Category Archives: flora

Wildflowers

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This slideshow is an example of just a few of the many wildflowers that I captured this year here in Jefferson County Indiana. They were all photographed in Clifty Falls State Park earlier this spring.

Some of the best wildflower displays I have ever witnessed came from our own backyard and if giving a chance you should get out and experience the wonderful natural diversity that this area has to offer.

Clifty Falls State Park, Splinter Ridge FWA and Big Oaks NWR are just a few places to go and view the beautiful display of wildflowers that inhabit our home.

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Waterfalls and Wildflowers

crooked falls 3 2017virgin bells 1 2017

Madison Indiana is known far and wide as a Architectural gem with all of the Historic homes and one of the most unique Main Streets in the Midwest. Visitors come from all over to enjoy the many festivals that our community has to offer as well. Even though Madison has these attractions the one that we have never seemed to take advantage of is the incredible natural beauty that we have to offer.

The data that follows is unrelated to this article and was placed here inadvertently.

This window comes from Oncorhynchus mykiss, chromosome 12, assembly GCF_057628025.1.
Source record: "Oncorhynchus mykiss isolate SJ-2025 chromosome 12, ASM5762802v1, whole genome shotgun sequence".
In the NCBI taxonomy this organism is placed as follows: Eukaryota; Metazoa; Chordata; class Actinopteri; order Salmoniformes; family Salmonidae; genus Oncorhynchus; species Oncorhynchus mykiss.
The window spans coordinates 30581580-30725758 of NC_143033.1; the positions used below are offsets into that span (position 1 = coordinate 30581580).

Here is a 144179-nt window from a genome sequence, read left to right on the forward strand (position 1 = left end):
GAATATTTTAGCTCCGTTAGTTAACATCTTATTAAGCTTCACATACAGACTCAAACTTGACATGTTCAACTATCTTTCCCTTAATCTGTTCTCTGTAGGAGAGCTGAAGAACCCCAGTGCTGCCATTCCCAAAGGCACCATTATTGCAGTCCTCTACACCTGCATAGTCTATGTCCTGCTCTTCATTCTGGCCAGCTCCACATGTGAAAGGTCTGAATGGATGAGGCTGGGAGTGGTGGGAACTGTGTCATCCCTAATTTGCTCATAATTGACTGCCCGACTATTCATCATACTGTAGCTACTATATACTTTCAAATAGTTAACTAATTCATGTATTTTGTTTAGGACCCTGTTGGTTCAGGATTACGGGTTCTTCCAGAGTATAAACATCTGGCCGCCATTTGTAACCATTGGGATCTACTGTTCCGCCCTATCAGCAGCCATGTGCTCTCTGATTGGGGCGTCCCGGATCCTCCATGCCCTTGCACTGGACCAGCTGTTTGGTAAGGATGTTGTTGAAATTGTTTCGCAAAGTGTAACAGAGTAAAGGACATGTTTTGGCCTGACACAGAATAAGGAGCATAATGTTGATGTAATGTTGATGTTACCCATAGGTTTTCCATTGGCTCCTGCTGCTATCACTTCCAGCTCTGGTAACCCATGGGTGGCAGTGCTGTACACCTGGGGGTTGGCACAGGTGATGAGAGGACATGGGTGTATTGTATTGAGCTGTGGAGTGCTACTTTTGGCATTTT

Clifty Falls State Park, Big Oaks NWR, Splinter Ridge FWA and The Chelsea Flattwoods are just a few of the many places to enjoy the natural beauty of Southern Indiana. We also have one of the most incredible wildflower blooms in the Midwest not only at Clifty and the other public areas but drive any rural road during the spring and summer months and you will be able to view great displays of flowers that dot the countryside.

Our county also boasts more than 30 waterfalls like the one pictured above that when conditions are right flow thru and over the many gorges that line the Ohio River Valley.